The Boots Lab is committed to working towards an inclusive future where BIPOC, women, and LGTBQIA+ scholars are treated equitably in all realms of society. We recognize that our field has a long history of racial injustice and are acting to promote antiracist ideas and policies to fight inequality in our lab, the biological sciences, and academia. We encourage people from minoritized backgrounds to apply to any of our open positions and will work to support you. For more information, see our Statement of Values and Resource Guide.
I am happy to discuss funding options, including (1) co-authoring a grant proposal that could support your postdoctoral research, or (2) developing and honing fellowship applications for you to acquire your own salary support. If you wish to do postdoctoral research on topics relevant to my lab, then feel free to get in touch to discuss such funding options.
I am always on the lookout for new PhD students. I encourage my students to pursue their own research ideas, within the context of the the infectious disease questions our lab examines. We are broadly interested in infectious disease processes, ranging from pure theory, to modeling particular diseases alongside empirical work in the field and lab. Students have the opportunity to combine these approaches or specialize, with the question rather than the system being most important.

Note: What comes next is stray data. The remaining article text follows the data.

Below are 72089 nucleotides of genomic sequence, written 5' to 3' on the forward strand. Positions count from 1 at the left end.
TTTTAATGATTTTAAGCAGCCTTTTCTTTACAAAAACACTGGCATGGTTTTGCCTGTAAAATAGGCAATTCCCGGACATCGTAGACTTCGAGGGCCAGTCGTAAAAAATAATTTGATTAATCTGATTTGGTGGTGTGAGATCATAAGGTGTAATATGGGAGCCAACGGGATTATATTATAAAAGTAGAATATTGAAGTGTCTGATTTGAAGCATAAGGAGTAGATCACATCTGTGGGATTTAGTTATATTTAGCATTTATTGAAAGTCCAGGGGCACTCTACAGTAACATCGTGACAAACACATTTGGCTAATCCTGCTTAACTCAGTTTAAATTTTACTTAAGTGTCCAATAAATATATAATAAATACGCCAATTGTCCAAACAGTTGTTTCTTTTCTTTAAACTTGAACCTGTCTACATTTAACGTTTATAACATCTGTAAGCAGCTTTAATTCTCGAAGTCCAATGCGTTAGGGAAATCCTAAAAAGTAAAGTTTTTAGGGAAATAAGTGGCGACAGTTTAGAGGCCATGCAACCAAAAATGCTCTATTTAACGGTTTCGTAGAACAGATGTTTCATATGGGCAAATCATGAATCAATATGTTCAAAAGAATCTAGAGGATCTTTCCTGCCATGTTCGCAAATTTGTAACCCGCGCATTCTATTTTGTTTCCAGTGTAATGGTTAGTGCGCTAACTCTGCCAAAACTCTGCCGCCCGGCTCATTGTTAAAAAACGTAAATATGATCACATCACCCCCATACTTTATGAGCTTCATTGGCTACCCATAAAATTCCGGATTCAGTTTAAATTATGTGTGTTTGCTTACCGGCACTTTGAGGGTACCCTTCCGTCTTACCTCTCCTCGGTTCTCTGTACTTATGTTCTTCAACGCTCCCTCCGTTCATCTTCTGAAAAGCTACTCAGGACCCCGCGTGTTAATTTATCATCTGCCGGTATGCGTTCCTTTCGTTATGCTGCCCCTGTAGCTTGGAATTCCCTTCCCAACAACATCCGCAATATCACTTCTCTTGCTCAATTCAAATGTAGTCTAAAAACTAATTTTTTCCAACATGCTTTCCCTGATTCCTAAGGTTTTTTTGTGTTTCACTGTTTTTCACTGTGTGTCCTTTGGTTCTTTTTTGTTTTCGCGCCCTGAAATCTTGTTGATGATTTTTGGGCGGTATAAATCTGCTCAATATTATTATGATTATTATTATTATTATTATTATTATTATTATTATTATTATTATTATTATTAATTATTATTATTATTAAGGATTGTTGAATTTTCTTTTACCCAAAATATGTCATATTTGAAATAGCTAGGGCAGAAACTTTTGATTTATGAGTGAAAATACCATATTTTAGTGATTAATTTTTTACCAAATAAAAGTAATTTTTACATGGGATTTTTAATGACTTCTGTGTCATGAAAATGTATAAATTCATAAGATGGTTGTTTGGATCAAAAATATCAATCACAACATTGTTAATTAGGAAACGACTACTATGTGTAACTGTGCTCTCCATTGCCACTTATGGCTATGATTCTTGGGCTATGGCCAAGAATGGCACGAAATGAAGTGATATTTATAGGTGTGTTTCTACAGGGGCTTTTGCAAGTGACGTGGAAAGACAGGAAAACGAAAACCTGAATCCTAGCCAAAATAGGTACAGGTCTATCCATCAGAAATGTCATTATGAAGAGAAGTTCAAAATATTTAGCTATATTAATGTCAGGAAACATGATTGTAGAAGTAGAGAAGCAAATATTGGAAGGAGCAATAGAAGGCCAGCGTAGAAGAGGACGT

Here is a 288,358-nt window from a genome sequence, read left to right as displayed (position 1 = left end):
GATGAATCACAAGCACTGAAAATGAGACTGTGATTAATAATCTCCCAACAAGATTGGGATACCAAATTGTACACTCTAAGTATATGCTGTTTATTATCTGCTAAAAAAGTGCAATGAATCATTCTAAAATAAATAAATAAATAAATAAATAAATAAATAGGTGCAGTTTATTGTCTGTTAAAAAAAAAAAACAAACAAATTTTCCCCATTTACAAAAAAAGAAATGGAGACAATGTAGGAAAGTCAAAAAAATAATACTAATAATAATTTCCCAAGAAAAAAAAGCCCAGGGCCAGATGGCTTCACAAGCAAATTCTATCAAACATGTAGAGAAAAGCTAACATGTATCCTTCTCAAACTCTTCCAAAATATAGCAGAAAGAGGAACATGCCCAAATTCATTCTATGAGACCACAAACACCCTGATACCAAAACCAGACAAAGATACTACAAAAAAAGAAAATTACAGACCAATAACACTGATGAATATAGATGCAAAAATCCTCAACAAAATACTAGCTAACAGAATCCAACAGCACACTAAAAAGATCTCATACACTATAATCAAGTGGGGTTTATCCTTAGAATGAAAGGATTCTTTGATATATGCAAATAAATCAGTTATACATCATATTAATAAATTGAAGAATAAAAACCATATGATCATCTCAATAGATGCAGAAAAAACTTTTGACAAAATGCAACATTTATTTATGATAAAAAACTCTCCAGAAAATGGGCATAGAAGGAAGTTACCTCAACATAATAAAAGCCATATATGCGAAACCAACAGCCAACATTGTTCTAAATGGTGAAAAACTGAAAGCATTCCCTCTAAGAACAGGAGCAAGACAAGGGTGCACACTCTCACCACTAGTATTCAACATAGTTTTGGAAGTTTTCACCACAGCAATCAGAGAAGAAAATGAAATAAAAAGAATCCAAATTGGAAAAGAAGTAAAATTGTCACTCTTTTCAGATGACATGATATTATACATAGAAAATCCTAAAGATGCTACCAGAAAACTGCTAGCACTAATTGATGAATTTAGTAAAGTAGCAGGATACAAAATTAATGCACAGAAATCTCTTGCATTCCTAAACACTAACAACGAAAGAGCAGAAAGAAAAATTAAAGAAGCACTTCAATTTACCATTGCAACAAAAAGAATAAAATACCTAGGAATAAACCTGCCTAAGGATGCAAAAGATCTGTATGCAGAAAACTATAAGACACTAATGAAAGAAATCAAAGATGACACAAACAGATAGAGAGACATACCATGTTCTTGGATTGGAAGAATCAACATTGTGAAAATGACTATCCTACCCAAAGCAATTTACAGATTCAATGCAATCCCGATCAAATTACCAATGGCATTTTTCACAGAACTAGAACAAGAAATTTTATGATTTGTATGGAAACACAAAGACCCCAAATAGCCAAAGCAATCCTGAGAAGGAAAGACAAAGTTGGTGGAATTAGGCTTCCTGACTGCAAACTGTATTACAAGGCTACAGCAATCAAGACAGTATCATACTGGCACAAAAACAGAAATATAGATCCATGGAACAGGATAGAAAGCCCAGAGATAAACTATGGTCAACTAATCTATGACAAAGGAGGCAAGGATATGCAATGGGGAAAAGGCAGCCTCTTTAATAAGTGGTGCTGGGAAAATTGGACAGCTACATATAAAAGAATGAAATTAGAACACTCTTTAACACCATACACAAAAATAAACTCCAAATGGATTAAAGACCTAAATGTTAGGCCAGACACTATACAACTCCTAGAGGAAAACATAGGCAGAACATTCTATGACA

If you are interested in getting a PhD in my laboratory, I would encourage you to contact me at the start of the Fall semester to introduce yourself. When you do so, you should tell me a little bit about your background, why you are interested in working with me, and what kinds of research you are interested in. Before contacting me, be sure to familiarize yourself with our research to understand what you are expressing an interest in. While PhD students are not expected to pick up ongoing projects in the lab, your interests should at least align with the general themes of the lab.
We are happy to welcome undergraduate researchers to our lab. Our undergraduate researchers primarily work with our moth-baculovirus lab system, but undergraduates interested in mathematical modeling or bioinformatics should also contact the lab to check for opportunities. We regularly recruit through the URAP and work-study programs and can support students doing research for credit, including on independent and honors projects.
We also suggest that students interested in the Boots lab also take Professor Boots’ class IB 114: Infectious Disease Dynamics to learn some of the concepts behind our research.
To get involved, please apply for the appropriate position or email Mike Boots (email@example.com) and Signe White (firstname.lastname@example.org) with your research CV and a short statement about your interests and goals for the lab.